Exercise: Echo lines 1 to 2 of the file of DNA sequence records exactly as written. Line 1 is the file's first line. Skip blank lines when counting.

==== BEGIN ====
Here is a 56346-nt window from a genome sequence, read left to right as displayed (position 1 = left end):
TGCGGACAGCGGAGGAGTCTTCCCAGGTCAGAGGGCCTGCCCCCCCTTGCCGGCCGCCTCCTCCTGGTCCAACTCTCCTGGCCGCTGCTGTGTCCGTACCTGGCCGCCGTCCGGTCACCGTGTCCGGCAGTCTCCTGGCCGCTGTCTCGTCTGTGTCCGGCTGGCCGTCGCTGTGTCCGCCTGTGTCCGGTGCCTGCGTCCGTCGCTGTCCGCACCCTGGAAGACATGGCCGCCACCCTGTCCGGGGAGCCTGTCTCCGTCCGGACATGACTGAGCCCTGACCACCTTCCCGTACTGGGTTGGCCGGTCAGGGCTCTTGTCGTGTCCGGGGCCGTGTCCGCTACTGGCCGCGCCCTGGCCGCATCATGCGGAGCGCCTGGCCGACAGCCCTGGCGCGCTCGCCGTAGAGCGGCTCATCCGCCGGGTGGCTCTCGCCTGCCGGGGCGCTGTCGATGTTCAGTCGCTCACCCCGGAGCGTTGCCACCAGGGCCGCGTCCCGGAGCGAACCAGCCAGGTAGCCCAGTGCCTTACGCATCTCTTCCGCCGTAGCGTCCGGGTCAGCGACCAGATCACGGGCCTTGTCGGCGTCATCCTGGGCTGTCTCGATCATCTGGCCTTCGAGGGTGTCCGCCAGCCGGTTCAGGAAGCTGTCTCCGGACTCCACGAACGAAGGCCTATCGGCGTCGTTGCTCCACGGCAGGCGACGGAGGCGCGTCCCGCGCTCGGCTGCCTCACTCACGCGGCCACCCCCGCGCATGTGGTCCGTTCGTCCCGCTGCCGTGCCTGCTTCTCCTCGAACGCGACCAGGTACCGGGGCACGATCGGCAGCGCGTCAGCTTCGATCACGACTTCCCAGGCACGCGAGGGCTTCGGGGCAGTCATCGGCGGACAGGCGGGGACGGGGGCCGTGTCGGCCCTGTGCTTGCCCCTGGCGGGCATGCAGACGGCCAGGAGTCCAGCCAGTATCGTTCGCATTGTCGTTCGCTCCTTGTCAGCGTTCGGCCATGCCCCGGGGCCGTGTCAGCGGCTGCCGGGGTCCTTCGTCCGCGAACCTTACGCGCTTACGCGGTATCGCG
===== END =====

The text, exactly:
Here is a 56346-nt window from a genome sequence, read left to right as displayed (position 1 = left end):
TGCGGACAGCGGAGGAGTCTTCCCAGGTCAGAGGGCCTGCCCCCCCTTGCCGGCCGCCTCCTCCTGGTCCAACTCTCCTGGCCGCTGCTGTGTCCGTACCTGGCCGCCGTCCGGTCACCGTGTCCGGCAGTCTCCTGGCCGCTGTCTCGTCTGTGTCCGGCTGGCCGTCGCTGTGTCCGCCTGTGTCCGGTGCCTGCGTCCGTCGCTGTCCGCACCCTGGAAGACATGGCCGCCACCCTGTCCGGGGAGCCTGTCTCCGTCCGGACATGACTGAGCCCTGACCACCTTCCCGTACTGGGTTGGCCGGTCAGGGCTCTTGTCGTGTCCGGGGCCGTGTCCGCTACTGGCCGCGCCCTGGCCGCATCATGCGGAGCGCCTGGCCGACAGCCCTGGCGCGCTCGCCGTAGAGCGGCTCATCCGCCGGGTGGCTCTCGCCTGCCGGGGCGCTGTCGATGTTCAGTCGCTCACCCCGGAGCGTTGCCACCAGGGCCGCGTCCCGGAGCGAACCAGCCAGGTAGCCCAGTGCCTTACGCATCTCTTCCGCCGTAGCGTCCGGGTCAGCGACCAGATCACGGGCCTTGTCGGCGTCATCCTGGGCTGTCTCGATCATCTGGCCTTCGAGGGTGTCCGCCAGCCGGTTCAGGAAGCTGTCTCCGGACTCCACGAACGAAGGCCTATCGGCGTCGTTGCTCCACGGCAGGCGACGGAGGCGCGTCCCGCGCTCGGCTGCCTCACTCACGCGGCCACCCCCGCGCATGTGGTCCGTTCGTCCCGCTGCCGTGCCTGCTTCTCCTCGAACGCGACCAGGTACCGGGGCACGATCGGCAGCGCGTCAGCTTCGATCACGACTTCCCAGGCACGCGAGGGCTTCGGGGCAGTCATCGGCGGACAGGCGGGGACGGGGGCCGTGTCGGCCCTGTGCTTGCCCCTGGCGGGCATGCAGACGGCCAGGAGTCCAGCCAGTATCGTTCGCATTGTCGTTCGCTCCTTGTCAGCGTTCGGCCATGCCCCGGGGCCGTGTCAGCGGCTGCCGGGGTCCTTCGTCCGCGAACCTTACGCGCTTACGCGGTATCGCG